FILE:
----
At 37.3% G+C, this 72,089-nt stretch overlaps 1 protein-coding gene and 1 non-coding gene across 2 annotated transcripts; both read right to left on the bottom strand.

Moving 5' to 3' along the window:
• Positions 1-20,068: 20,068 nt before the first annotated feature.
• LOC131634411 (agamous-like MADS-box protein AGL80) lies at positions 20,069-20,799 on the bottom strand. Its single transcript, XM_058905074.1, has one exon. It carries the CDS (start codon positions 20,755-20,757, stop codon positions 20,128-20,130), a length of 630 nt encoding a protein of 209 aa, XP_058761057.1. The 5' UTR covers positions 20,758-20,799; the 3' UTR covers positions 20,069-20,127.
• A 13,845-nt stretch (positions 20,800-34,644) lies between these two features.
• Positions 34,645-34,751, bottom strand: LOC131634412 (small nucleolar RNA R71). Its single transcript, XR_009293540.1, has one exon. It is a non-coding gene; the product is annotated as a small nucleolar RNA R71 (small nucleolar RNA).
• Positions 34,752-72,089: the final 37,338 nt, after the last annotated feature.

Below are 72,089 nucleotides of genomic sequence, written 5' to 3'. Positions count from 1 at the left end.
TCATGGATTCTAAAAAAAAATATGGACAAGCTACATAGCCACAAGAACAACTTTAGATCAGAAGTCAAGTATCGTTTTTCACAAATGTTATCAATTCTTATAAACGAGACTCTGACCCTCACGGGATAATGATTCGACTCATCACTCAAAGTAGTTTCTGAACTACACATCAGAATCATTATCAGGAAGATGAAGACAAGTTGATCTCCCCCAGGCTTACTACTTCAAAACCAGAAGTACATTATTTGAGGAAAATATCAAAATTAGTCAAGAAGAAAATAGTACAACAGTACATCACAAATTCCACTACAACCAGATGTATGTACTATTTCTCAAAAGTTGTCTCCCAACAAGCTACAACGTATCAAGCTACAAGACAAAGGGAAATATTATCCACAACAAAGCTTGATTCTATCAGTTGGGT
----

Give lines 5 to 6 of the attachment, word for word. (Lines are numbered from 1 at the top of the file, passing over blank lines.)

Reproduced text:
• A 13,845-nt stretch (positions 20,800-34,644) lies between these two features.
• Positions 34,645-34,751, bottom strand: LOC131634412 (small nucleolar RNA R71). Its single transcript, XR_009293540.1, has one exon. It is a non-coding gene; the product is annotated as a small nucleolar RNA R71 (small nucleolar RNA).